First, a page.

Massachusetts Sen. Elizabeth Warren said Sunday in Las Vegas that Trump administration officials have an obligation to invoke the 25th Amendment if they believe the president cannot fulfill his duties.
The comment came in response to former acting FBI Director Andrew McCabe telling CBS’s “60 Minutes” that then-acting Attorney General Rod Rosenstein had considered the idea out of concern for Trump’s “capacity and about his intent at that point in time,” referring to the days after Trump fired James B. Comey as FBI director.
“My point here is that if they believe that Donald Trump cannot fulfill the obligations of his office, then they have a constitutional responsibility to invoke the 25th amendment,” Warren, a Democratic presidential candidate, said after a rally in Las Vegas. “Their loyalty under law is not to him personally. It is to the Constitution of the United States and to the people of United States.”
The comment came during a brief news conference following a campaign rally at the Las Vegas Springs Preserve.
The 25th Amendment was ratified by Congress in the wake of the assassination of President John F. Kennedy and provides procedures for the replacement of a president or vice president in the event of death, resignation, incapacitation or removal from office.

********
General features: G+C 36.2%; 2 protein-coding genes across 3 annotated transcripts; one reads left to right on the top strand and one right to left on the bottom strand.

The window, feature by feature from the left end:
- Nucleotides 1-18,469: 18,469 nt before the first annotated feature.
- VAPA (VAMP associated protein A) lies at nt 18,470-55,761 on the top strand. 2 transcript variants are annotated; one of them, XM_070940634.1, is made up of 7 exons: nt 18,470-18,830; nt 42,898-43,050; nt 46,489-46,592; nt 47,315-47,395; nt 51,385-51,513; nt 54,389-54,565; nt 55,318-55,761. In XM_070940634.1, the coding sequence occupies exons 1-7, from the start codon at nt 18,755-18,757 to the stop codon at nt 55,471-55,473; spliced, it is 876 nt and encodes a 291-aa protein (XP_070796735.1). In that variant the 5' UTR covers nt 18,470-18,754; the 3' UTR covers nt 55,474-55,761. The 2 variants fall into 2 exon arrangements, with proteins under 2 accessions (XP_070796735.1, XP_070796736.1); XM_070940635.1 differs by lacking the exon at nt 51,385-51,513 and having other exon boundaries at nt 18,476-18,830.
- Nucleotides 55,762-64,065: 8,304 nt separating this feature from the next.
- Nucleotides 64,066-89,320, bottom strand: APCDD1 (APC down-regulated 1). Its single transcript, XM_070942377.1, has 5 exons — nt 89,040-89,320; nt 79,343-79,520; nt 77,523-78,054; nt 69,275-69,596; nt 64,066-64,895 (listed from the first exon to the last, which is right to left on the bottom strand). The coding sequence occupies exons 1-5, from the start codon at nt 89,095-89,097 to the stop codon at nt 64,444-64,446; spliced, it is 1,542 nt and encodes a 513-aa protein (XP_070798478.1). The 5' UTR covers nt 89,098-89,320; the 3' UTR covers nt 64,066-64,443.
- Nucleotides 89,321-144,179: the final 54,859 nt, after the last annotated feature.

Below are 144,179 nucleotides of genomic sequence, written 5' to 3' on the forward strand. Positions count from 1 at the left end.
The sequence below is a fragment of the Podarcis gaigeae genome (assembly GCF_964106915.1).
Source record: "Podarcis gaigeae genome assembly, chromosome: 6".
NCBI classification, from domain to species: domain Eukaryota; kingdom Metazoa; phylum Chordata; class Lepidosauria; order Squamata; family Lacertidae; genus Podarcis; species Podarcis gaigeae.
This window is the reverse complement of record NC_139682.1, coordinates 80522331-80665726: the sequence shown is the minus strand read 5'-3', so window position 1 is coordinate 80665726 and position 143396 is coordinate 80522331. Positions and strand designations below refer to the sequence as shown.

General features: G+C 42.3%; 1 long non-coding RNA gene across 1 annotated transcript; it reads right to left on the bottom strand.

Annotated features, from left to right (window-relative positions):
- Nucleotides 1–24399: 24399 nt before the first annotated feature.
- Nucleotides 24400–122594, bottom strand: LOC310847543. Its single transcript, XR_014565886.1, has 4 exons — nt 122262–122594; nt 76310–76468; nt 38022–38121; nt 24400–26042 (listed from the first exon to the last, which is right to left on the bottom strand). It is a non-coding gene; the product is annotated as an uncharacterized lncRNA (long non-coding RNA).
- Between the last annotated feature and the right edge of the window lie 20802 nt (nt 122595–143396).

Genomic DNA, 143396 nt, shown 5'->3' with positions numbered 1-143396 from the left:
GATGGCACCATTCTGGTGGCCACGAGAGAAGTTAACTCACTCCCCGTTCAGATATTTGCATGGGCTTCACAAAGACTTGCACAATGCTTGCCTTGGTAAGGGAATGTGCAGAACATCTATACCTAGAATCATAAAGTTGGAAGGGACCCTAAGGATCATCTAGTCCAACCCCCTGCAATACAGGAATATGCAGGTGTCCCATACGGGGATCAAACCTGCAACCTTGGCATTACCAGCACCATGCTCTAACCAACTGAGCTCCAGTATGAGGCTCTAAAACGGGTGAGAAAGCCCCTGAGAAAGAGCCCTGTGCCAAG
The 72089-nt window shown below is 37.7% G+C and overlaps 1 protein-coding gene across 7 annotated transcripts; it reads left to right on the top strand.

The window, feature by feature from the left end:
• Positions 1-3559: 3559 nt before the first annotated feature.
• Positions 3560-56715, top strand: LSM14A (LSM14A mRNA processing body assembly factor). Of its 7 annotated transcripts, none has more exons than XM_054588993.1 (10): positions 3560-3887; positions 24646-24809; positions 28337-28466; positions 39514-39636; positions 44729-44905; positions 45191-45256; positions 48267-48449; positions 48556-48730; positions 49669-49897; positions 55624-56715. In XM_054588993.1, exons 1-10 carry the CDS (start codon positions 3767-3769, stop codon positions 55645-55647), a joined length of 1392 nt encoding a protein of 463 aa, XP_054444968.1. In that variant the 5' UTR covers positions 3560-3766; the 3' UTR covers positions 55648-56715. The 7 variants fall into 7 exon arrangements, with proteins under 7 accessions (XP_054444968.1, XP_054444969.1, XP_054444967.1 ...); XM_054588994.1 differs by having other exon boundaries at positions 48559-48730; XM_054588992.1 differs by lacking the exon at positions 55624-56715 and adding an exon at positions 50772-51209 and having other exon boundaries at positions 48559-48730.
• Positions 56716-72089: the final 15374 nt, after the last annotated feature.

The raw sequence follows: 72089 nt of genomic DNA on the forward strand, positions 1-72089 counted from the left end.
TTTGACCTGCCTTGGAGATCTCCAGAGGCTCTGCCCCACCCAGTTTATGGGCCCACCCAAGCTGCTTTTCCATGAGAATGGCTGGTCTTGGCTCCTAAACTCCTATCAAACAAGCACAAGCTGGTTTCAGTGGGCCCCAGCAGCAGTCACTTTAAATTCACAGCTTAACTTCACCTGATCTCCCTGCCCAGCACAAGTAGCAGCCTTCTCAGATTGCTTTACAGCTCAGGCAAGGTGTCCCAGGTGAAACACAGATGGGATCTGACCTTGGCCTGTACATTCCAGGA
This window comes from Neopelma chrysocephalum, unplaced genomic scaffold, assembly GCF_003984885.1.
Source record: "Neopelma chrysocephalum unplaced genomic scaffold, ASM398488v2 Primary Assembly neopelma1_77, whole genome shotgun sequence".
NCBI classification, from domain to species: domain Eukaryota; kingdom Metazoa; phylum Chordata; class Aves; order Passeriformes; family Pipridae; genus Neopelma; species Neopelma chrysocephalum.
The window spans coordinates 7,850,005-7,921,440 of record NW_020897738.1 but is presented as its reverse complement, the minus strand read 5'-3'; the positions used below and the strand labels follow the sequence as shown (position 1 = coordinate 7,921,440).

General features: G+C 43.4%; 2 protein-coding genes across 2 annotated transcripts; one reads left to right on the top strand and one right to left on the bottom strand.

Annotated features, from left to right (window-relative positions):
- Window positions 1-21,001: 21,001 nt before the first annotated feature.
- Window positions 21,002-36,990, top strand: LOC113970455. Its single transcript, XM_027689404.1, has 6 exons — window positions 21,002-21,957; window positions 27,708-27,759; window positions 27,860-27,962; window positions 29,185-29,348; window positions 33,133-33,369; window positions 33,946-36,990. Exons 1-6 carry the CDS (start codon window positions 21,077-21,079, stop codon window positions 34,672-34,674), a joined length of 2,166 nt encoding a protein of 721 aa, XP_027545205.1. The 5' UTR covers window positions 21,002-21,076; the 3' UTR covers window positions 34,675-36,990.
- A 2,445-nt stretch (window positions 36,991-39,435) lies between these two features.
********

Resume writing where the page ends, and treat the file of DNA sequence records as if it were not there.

A spokeswoman for McCabe said Friday that he never participated in talks to invoke the 25th Amendment and that previous comments about the 25th Amendment made by McCabe have been taken out of context.
Warren’s comments came as Republican Sen. Lindsey Graham said he will use his Senate panel to investigate both McCabe and Rosenstein.
At the rally, Warren largely stuck to an economic message, railing against Wall Street, large corporations and government corruption.
“What issue brought you here today, think about what it would mean if we had a government that instead of working for the lobbyists, instead of working for a handful of billionaires, instead of kowtowing to the giant corporations and their executives, instead worked for the people. Everything we care about would be different,” Warren said.
The rally was Warren’s first visit to the Silver State since several surrogate speeches during the 2018 midterms, including a stop in Reno in June to deliver the keynote speech at the state Democratic convention.
At Sunday’s event, she was introduced by Lisa Hendricks, a local organizer with the pro-gun control group Moms Demand Action for Gun Sense in America who touted the senator’s stances on gun violence prevention. And though Warren congratulated state Democrats on the passage of the gun background check bill last week, Warren started where she finished: the economy.
“I want a government that works for little families, not for big corporations,” Warren said.